Mayor Kennedy – Req. City Mgr. work with Supt. of Schools to develop a school facility maintenance master plan and designate funds to support it. Mayor Kennedy relinquishes the chair to speak on this motion. The school committee requested he file this motion. Says there is a disconnect between the city and the school maintenance department. School committee asks the manager to work with the school superintendent to come up with a maintenance master plan. For instance, heat should be tested in August, not on the first cold day of the fall. The school committee passed the exact same motion and then asked the mayor to bring this to the council. Councilor Leary says he’s been talking about this for 12 years. He says there has been a master plan but it comes down to funding. He has suggested the city align its mid-management people more rationally before spending the money. He supports the motion but adds that we’ve had such plans in the past, it’s just that we don’t follow them, largely because of insufficient funding. Motion passes.
Announcements: Councilor Mercier wishes outgoing Councilors Rourke, Belanger and Leary all the best and says she was honored to serve with them. She hopes they stay involved. Cites Rourke proposing Narcan as saving many lives. Councilor Belanger has been leading the opioid task force. Commends Leary for his eloquence and his common sense comments.
Councilor Belanger says the feeling was mutual. Says this was a tremendous experience, both his four years on the council and his ten years on the board of appeals. He’s going to miss it terribly. Thanks all who supported him and voted for him. Thanks his colleagues who have been very team-oriented. Says people who have been involved in politics in Lowell say this may have been the best council of all time. He’s going to remain positive. He campaigned on public safety and the city is safer; it’s more vibrant. There are a record-high number of events. The economy is more vibrant. Cites progress of Hamilton Canal. Going forward, every generation or so, a one-issue election comes about. This was that. The outgoing councilors made a decision. He believes Cawley was the right decision; a brand new school surrounded by athletic fields while downtown is redeveloped. But he accepts the will of the voters who want the high school to remain downtown. He intends to remain involved on the high school and the opioid crisis. He’s not going anywhere. There’s a strong possibility he’ll attempt a comeback in two years. He wishes all the councilors the best.
Councilor Elliott says it’s been a pleasure to serve with all three; has utmost respect for their dedication to public service. Each neighborhood is better for your service. He doesn’t feel this is a farewell speech because they are all so involved in other things in the city that he knows they aren’t going anywhere.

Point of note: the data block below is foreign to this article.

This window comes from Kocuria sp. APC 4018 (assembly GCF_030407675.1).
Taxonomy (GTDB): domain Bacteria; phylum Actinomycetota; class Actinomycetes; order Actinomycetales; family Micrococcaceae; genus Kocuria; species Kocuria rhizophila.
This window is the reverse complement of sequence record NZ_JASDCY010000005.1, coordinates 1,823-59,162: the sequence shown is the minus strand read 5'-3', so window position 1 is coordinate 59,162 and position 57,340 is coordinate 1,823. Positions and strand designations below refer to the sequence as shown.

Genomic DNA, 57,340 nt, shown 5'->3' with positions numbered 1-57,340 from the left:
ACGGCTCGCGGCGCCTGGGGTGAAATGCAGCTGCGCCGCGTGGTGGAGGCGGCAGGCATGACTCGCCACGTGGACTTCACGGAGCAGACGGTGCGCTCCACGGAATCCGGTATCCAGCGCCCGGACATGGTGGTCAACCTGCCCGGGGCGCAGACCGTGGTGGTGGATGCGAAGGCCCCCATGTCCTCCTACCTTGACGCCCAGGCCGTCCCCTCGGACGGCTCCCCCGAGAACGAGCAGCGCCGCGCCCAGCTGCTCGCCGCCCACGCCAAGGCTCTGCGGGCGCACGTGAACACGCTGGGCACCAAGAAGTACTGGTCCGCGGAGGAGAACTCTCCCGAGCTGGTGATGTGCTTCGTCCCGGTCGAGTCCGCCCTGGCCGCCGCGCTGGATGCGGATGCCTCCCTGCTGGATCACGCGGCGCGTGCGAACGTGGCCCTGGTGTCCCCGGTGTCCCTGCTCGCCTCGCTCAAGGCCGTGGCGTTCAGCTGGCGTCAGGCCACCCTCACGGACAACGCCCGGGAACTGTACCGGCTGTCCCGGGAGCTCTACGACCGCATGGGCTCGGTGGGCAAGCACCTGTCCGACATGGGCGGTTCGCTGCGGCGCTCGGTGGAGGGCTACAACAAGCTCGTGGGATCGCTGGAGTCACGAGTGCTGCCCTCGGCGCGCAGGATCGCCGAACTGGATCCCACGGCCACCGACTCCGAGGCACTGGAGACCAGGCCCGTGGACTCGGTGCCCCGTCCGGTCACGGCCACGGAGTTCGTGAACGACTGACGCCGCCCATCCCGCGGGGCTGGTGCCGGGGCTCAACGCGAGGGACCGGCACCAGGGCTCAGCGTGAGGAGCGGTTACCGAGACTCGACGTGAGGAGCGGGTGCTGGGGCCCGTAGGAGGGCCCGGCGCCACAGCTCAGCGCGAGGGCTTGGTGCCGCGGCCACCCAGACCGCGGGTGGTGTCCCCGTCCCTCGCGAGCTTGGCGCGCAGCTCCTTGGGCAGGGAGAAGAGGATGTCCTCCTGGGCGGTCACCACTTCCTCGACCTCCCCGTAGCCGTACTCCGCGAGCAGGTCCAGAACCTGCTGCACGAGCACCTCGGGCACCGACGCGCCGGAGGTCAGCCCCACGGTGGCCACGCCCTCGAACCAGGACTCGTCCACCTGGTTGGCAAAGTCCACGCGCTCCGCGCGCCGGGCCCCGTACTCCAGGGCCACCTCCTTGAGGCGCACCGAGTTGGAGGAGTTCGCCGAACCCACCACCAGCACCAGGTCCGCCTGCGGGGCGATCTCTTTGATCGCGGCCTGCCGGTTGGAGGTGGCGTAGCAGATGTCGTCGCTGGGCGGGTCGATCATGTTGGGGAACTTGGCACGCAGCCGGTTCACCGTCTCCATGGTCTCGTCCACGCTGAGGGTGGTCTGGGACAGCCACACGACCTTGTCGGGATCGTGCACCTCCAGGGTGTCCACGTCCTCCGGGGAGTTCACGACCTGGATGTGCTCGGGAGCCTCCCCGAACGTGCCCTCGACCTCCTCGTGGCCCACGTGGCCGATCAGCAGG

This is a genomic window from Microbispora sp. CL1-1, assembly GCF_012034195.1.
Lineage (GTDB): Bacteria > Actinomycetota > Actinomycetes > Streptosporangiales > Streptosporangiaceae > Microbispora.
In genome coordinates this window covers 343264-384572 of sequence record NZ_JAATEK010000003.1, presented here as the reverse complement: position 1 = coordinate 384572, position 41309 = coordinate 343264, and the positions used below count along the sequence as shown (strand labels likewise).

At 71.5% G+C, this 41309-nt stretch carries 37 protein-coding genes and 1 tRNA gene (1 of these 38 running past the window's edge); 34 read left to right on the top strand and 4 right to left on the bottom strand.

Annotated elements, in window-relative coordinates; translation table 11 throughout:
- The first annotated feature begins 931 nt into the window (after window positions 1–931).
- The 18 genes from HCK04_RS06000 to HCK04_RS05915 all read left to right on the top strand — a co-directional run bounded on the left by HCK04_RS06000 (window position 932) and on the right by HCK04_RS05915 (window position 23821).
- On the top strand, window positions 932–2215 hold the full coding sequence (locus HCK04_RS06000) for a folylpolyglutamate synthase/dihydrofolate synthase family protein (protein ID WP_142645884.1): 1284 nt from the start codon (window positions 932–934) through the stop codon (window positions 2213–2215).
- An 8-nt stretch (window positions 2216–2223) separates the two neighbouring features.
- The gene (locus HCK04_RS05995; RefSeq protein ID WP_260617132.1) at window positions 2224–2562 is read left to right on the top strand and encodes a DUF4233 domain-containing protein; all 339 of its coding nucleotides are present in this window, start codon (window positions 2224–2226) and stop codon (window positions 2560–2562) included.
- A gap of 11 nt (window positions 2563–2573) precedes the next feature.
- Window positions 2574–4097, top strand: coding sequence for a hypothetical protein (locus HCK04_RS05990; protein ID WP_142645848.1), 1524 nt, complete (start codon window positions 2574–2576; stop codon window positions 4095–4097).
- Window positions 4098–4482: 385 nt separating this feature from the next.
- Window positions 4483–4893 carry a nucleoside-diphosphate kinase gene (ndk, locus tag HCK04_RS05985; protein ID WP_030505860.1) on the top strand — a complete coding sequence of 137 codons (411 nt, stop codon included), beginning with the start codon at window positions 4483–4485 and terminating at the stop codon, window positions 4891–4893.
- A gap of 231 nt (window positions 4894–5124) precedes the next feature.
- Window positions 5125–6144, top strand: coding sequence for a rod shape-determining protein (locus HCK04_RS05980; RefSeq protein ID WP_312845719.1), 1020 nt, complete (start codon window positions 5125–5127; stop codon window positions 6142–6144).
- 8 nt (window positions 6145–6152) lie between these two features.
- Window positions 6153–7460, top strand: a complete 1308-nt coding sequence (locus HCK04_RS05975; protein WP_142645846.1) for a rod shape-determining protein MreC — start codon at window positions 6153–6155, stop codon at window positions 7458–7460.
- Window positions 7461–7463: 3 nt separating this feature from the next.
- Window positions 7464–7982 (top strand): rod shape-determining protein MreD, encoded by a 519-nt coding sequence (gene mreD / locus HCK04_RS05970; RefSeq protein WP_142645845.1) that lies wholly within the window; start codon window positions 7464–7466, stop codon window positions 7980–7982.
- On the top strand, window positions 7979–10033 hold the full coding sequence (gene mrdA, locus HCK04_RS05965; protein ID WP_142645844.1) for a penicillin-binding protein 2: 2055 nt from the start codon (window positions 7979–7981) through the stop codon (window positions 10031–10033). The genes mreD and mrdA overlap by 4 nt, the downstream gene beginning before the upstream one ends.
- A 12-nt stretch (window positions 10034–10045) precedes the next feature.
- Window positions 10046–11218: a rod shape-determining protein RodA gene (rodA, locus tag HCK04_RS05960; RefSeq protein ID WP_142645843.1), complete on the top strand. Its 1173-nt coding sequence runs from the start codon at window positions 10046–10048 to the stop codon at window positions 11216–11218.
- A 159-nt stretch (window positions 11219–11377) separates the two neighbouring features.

Councilor Leahy wishes them all the best; says it was a pleasure to serve with them, especially Jim Leary with whom he also served on the school committee.
Councilor Leary says “thank you.” He’s been here for 12 years between the council and school committee. He’s been fortunate to represent a great city. The citizenry has a remarkable spirit that the best is yet to come. He’s going to miss it, but as the saying goes, as one door closes, another opens. He thanks his family and the citizens of Lowell.
Councilor Milinazzo thanks all three. Agrees that this has been one of the best councils to serve on, despite the divisiveness of the issue. He believes they will be back. On that he speaks from experience because he lost reelection after being mayor over retiree health benefits. Mentions the zoning subcommittee and the neighborhood groups as two areas where the three have made a big impact.
Councilor Rourke thanks the people of Lowell. He’s made some lifelong friendships in his time as a councilor. These four years have been very productive. I am proud of bringing Narcan into the city. Public safety and economic development are other big accomplishments. Speaking to Manager Murphy, he says his administration has done very well for the city. Bringing Murphy in as manager was the best move the council made. Also thanks Karen Moynihan and Heather particularly for their assistance. Commends city solicitor Christine O’Connor; city clerk Mike Geary. Thanks Diane Tradd and Kevin Coughlin from DPD. Thanks many others. Says to Councilors Leary and Belanger, he’s been proud to serve with them and proud to call them his friends. He commends them for standing tall on the high school issue even though it cost them their seats. He thanks his family, especially his two young children. He looks forward to not missing any more of their events. He closes by thanking his wife.
Councilor Samaras thanks all three. He commends them all for their hard work, both as councilors and as candidates.
Mayor Kennedy says it’s been an honor and privilege and pleasure to have served as mayor. Thanks everyone who gave him this opportunity. Agrees with Councilor Belanger that this council has been a good team. We didn’t agree on everything, but we could mostly disagree without being disagreeable. We all have to remember whether we serve one term or ten terms, we don’t serve forever. If after we leave office we look back and can say I was proud of what I accomplished, then you’ve done what the people sent you here to do.
Meeting adjourns at 8:08 pm.